1 Answer 1


The answer is "yes".

Use the standard technique: if necessary, replace $H$ by $H\otimes\ell_2$ to ensure that for each $\omega\in B(H)_*$ (the predual of $B(H)$, the trace-class operators on $H$) there is $\xi\in H$ so that $\omega(y) = (y(\xi)|\xi)$ for each $y\in A''$. As $A$ acts non-degenerately on $H$ (because $A''$ must be unital) and as replacing $H$ by $H\otimes\ell_2$ does not change this, we may apply the Cohen–Hewitt factorization theorem. This allows us to find $a\in A, \xi'\in H$ with $a(\xi') = \xi$.

Now let $(x_i)$ be a net in $M(A)$ which converges strictly (that is, for the $\beta$ topology) to $x\in M(A)\subseteq A''$. This means that $x_i a \rightarrow xa$ and $a^*x_i\rightarrow a^*x$ in norm, so also $x_i^*a\rightarrow x^*a$, in norm. In particular, $$ \lim_i \omega((x_i-x)^*(x_i-x)) = \lim_i \|(x_i-x)\xi\|^2 = \lim_i \|(x_i-x)a(\xi')\|^2 = 0, $$ and similarly $\omega((x_i-x)(x_i-x)^*) \rightarrow 0$. As $\omega$ was arbitrary, this shows that $x_i\rightarrow x$ in the $\sigma$-strong$^*$-topology, that is, for the $\sigma^*$ topology.

In fact, we can avoid the "standard technique". Restriction of functionals defines a quotient map $B(H)_* \rightarrow M_*$ from the trace-class operators to the (unique) predual of our von Neumann algebra $M$. Then the ultra-strong$^*$-topology is given by the seminorms $$ M\ni x \mapsto ( \omega(x^*x) + \omega(xx^*) )^{1/2} $$ as $\omega$ varies through the positive part of $M_*$. In this way, we see that there is no dependence on $H$. (I guess there is an extra argument needed here: that a positive member of $M_*$ lifts to a positive trace-class operator).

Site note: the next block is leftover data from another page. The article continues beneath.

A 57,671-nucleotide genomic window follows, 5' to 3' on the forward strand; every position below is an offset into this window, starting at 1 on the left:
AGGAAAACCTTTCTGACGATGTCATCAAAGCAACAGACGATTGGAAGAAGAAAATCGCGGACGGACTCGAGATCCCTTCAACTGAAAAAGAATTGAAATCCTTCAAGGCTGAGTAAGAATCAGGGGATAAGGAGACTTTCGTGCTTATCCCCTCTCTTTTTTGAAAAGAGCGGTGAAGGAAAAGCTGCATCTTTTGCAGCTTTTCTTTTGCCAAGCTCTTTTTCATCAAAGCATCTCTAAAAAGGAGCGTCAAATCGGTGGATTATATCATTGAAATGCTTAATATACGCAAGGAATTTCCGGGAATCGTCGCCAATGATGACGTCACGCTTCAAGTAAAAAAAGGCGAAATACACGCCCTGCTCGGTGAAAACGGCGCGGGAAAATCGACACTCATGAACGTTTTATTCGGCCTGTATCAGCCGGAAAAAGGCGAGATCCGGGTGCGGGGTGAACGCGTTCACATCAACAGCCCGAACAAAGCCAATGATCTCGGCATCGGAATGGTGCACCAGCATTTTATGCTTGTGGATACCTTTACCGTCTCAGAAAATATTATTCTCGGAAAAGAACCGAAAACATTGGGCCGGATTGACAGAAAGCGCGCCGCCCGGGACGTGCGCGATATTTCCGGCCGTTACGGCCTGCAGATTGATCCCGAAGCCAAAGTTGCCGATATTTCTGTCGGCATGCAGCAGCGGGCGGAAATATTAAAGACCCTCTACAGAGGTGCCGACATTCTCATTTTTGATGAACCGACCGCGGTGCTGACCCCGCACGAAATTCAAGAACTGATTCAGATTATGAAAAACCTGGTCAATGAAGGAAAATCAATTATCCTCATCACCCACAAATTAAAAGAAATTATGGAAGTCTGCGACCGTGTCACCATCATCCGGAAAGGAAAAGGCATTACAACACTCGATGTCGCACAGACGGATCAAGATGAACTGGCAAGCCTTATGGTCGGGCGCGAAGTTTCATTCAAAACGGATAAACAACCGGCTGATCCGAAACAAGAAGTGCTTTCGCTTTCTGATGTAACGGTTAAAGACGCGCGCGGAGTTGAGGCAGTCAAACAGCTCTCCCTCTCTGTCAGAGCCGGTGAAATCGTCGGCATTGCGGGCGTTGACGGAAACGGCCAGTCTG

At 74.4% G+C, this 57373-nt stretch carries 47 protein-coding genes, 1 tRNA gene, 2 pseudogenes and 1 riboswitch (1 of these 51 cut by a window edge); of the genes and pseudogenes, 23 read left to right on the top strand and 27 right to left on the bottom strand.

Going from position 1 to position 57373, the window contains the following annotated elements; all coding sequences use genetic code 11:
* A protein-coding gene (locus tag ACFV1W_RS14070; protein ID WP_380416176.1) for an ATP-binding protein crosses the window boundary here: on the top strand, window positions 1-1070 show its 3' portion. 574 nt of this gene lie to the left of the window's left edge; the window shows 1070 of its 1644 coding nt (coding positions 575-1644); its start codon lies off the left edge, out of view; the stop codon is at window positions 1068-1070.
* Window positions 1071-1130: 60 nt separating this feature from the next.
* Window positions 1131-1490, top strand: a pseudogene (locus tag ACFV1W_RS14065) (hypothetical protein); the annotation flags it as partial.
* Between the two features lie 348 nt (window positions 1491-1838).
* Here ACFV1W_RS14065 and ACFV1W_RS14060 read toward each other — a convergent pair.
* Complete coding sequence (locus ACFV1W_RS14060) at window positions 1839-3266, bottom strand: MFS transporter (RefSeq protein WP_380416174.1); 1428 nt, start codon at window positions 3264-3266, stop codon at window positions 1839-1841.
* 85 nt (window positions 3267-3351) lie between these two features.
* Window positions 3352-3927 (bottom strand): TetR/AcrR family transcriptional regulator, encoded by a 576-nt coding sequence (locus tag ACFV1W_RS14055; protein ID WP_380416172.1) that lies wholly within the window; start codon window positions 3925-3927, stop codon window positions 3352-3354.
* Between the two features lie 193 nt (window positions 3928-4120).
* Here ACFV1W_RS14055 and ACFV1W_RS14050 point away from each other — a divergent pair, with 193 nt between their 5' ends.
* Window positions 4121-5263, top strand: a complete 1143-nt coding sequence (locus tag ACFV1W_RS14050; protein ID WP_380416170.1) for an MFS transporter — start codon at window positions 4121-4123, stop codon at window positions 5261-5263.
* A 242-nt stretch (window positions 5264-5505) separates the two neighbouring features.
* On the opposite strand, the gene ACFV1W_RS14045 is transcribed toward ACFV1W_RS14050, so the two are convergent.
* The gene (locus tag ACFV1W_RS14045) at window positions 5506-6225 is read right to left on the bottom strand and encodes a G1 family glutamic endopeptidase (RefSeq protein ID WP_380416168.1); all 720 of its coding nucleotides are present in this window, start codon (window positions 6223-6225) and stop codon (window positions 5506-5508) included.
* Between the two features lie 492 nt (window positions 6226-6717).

In our case, $M=A''\cong A^{**}$ the bidual, as the representation of $A$ is universal. So $M_* \cong A^*$ the dual of $A$. For $\mu\in A^*$ and $a\in A$ define $a\cdot\mu\in A^*$ to be the functional $A\ni b\mapsto \mu(ba)$. There are various ways to show that the linear span of $\{ a\cdot\mu : a\in A, \mu\in A^* \}$ is norm-dense in $A^*$. (For example, polar decomposition of functionals and the GNS construction.) We can hence directly apply Cohen--Hewitt to $A^*$ to show that for each $\mu\in A^*$ there is $a\in A, \mu'\in A^*$ with $\mu = a\cdot\mu'$. Similarly we can regard $A^*$ as a right $A$-module, and then the same argument shows that we can find $a'\in A,\mu''\in A^*$ with $\mu' = \mu''\cdot a'$, so that $\mu = a\cdot\mu''\cdot a'$ (this being a bimodule, so the order of left/right actions doesn't matter).

Now the same argument works: if $(x_i)$ in $M(A)\subseteq A^{**}$ converges strictly to $x\in M(A)$ then $\|(x_i-x)a\| \rightarrow 0$ and $\|a'(x_i-x)^*\| = \|(x_i-x)a'^*\| \rightarrow 0$, and so $$ \mu((x_i-x)^*(x_i-x)) = \mu''(a'(x_i-x)^*(x_i-x)a) \rightarrow 0. $$ Thus we have converted the argument to not depend on $H$.

  • $\begingroup$ I see. Nice argument! To summarize just to make sure that I understand, the key point is the Cohen-Hewitt factorization theorem. Before we do the trick of replacing $H$ by $H \otimes \ell^2$, we can already prove that $\beta$ is finer than the strong-$*$ topology using the same argument, and the $\sigma^*$ case follows by this trick. $\endgroup$ Dec 22, 2021 at 0:38
  • $\begingroup$ Yes, that's right. In fact, I think we can make the argument a bit slicker: I'll add an extra bit to my answer in a second. $\endgroup$ Dec 22, 2021 at 10:00

Your Answer

By clicking “Post Your Answer”, you agree to our terms of service and acknowledge you have read our privacy policy.

Not the answer you're looking for? Browse other questions tagged or ask your own question.